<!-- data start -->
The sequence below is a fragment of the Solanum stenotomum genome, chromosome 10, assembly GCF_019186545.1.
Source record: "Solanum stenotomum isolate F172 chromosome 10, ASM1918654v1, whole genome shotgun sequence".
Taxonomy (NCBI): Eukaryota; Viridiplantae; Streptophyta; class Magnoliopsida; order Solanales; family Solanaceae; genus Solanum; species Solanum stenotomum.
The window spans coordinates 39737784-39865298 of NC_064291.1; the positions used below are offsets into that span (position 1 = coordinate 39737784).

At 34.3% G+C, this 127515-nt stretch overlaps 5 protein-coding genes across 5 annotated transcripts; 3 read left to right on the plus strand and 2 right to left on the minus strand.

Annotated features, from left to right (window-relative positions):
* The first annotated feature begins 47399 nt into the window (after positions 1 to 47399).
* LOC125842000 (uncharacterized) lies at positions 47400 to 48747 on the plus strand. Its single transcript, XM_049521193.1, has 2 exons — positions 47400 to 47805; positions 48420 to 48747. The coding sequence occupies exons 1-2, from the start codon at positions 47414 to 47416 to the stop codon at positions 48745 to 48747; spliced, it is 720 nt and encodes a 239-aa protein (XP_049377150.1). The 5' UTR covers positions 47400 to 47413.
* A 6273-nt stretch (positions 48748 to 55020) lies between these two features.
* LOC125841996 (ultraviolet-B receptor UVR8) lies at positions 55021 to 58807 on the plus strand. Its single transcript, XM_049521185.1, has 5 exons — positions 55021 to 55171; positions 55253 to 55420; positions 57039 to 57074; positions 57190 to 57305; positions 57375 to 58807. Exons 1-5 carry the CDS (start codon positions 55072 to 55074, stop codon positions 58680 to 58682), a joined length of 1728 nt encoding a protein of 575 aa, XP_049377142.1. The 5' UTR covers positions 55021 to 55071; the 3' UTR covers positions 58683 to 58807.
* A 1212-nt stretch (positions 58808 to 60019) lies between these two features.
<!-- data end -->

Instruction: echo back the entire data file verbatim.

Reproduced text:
The sequence below is a fragment of the Solanum stenotomum genome, chromosome 10, assembly GCF_019186545.1.
Source record: "Solanum stenotomum isolate F172 chromosome 10, ASM1918654v1, whole genome shotgun sequence".
Taxonomy (NCBI): Eukaryota; Viridiplantae; Streptophyta; class Magnoliopsida; order Solanales; family Solanaceae; genus Solanum; species Solanum stenotomum.
The window spans coordinates 39737784-39865298 of NC_064291.1; the positions used below are offsets into that span (position 1 = coordinate 39737784).

At 34.3% G+C, this 127515-nt stretch overlaps 5 protein-coding genes across 5 annotated transcripts; 3 read left to right on the plus strand and 2 right to left on the minus strand.

Annotated features, from left to right (window-relative positions):
* The first annotated feature begins 47399 nt into the window (after positions 1 to 47399).
* LOC125842000 (uncharacterized) lies at positions 47400 to 48747 on the plus strand. Its single transcript, XM_049521193.1, has 2 exons — positions 47400 to 47805; positions 48420 to 48747. The coding sequence occupies exons 1-2, from the start codon at positions 47414 to 47416 to the stop codon at positions 48745 to 48747; spliced, it is 720 nt and encodes a 239-aa protein (XP_049377150.1). The 5' UTR covers positions 47400 to 47413.
* A 6273-nt stretch (positions 48748 to 55020) lies between these two features.
* LOC125841996 (ultraviolet-B receptor UVR8) lies at positions 55021 to 58807 on the plus strand. Its single transcript, XM_049521185.1, has 5 exons — positions 55021 to 55171; positions 55253 to 55420; positions 57039 to 57074; positions 57190 to 57305; positions 57375 to 58807. Exons 1-5 carry the CDS (start codon positions 55072 to 55074, stop codon positions 58680 to 58682), a joined length of 1728 nt encoding a protein of 575 aa, XP_049377142.1. The 5' UTR covers positions 55021 to 55071; the 3' UTR covers positions 58683 to 58807.
* A 1212-nt stretch (positions 58808 to 60019) lies between these two features.